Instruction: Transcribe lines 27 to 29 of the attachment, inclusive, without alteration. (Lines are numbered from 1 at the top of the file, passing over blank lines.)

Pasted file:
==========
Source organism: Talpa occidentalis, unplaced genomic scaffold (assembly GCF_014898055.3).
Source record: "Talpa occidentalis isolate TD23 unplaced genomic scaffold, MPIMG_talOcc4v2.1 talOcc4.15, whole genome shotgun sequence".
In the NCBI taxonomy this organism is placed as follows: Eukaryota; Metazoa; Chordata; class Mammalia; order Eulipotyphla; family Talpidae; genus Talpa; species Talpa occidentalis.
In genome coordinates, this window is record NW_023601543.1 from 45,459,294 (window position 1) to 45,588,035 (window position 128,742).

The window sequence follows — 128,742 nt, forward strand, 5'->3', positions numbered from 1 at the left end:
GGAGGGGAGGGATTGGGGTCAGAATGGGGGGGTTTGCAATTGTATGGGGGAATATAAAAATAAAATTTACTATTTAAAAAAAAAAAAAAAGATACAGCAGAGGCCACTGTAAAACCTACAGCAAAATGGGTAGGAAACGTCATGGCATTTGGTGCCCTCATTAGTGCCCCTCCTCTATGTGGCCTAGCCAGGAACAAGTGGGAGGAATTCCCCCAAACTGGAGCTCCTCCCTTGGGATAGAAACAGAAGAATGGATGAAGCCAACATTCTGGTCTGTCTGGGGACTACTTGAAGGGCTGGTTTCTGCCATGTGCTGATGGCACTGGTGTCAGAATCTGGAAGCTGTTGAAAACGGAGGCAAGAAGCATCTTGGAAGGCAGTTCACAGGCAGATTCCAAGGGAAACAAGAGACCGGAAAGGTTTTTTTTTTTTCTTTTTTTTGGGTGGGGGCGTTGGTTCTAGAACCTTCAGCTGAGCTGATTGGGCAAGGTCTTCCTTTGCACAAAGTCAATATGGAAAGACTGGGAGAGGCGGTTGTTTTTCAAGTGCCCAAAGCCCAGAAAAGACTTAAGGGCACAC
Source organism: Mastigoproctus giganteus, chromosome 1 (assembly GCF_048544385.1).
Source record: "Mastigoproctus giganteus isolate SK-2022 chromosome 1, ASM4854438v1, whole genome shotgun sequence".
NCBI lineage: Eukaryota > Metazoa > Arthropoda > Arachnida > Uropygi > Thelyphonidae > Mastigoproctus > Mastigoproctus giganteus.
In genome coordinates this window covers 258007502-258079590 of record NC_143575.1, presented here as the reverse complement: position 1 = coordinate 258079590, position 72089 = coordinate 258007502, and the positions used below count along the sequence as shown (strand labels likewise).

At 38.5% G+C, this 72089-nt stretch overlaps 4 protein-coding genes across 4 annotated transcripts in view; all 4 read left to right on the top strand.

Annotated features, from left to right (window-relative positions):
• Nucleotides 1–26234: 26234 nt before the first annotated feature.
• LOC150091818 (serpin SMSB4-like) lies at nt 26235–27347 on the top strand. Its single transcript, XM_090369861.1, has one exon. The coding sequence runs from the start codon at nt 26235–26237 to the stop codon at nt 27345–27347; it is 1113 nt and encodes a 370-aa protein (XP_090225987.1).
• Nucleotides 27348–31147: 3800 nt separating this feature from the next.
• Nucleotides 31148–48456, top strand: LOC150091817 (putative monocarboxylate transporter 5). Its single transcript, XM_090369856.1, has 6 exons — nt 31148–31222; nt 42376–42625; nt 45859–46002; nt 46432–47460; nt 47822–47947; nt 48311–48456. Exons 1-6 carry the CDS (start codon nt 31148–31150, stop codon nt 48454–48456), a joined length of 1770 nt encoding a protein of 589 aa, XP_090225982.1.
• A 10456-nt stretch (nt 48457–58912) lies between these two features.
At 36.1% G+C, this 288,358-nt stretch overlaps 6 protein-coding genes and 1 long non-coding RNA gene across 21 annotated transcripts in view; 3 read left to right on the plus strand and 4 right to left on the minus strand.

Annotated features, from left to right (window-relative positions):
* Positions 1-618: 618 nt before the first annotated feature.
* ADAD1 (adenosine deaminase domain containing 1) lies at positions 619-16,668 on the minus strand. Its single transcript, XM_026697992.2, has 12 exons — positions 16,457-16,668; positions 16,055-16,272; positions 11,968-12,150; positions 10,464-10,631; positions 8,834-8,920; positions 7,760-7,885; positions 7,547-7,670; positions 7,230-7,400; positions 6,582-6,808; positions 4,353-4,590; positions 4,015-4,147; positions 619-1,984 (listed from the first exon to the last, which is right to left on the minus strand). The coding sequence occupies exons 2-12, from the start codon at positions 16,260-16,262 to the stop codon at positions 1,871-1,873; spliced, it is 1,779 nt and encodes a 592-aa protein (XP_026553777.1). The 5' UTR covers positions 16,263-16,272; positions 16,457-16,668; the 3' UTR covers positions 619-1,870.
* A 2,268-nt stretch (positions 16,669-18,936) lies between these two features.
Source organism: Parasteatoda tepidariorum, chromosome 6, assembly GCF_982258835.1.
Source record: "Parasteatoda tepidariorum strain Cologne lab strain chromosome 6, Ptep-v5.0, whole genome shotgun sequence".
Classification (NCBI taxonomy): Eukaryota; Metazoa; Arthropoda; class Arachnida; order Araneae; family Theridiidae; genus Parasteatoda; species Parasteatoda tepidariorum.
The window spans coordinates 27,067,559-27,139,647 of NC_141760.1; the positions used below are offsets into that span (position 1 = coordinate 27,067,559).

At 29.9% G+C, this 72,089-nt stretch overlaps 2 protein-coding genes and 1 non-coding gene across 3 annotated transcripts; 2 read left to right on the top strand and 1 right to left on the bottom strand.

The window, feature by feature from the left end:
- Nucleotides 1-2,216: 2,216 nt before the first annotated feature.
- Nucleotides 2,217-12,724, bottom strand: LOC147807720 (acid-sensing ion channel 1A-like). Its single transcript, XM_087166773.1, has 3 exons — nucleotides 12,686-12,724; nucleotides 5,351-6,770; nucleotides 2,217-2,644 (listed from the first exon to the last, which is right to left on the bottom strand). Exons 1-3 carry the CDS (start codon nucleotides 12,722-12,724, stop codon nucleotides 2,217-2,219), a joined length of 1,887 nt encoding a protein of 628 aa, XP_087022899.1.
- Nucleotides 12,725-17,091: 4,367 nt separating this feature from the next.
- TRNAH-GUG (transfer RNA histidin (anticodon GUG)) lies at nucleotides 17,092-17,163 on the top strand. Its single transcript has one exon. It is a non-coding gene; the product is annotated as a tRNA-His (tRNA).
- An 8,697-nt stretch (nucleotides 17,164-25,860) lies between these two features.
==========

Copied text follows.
At 29.9% G+C, this 72,089-nt stretch overlaps 2 protein-coding genes and 1 non-coding gene across 3 annotated transcripts; 2 read left to right on the top strand and 1 right to left on the bottom strand.

The window, feature by feature from the left end:
- Nucleotides 1-2,216: 2,216 nt before the first annotated feature.